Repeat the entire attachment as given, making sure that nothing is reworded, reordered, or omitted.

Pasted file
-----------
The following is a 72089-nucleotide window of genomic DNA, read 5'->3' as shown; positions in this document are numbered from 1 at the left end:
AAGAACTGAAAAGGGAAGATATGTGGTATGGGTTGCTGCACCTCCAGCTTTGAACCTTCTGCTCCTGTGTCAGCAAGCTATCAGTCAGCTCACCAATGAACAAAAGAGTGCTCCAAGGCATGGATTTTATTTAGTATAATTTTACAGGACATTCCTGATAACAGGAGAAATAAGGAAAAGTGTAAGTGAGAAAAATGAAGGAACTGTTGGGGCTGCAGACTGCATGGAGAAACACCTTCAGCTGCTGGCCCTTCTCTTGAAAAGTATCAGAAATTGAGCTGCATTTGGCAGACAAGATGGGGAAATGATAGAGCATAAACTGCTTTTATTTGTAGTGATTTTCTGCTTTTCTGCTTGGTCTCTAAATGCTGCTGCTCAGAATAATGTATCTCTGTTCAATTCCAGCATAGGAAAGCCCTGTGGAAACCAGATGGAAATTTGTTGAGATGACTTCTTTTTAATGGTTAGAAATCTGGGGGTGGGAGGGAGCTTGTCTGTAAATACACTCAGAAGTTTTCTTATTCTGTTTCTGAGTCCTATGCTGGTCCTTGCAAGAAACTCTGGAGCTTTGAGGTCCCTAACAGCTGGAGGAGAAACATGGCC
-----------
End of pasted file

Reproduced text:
The following is a 72089-nucleotide window of genomic DNA, read 5'->3' as shown; positions in this document are numbered from 1 at the left end:
AAGAACTGAAAAGGGAAGATATGTGGTATGGGTTGCTGCACCTCCAGCTTTGAACCTTCTGCTCCTGTGTCAGCAAGCTATCAGTCAGCTCACCAATGAACAAAAGAGTGCTCCAAGGCATGGATTTTATTTAGTATAATTTTACAGGACATTCCTGATAACAGGAGAAATAAGGAAAAGTGTAAGTGAGAAAAATGAAGGAACTGTTGGGGCTGCAGACTGCATGGAGAAACACCTTCAGCTGCTGGCCCTTCTCTTGAAAAGTATCAGAAATTGAGCTGCATTTGGCAGACAAGATGGGGAAATGATAGAGCATAAACTGCTTTTATTTGTAGTGATTTTCTGCTTTTCTGCTTGGTCTCTAAATGCTGCTGCTCAGAATAATGTATCTCTGTTCAATTCCAGCATAGGAAAGCCCTGTGGAAACCAGATGGAAATTTGTTGAGATGACTTCTTTTTAATGGTTAGAAATCTGGGGGTGGGAGGGAGCTTGTCTGTAAATACACTCAGAAGTTTTCTTATTCTGTTTCTGAGTCCTATGCTGGTCCTTGCAAGAAACTCTGGAGCTTTGAGGTCCCTAACAGCTGGAGGAGAAACATGGCC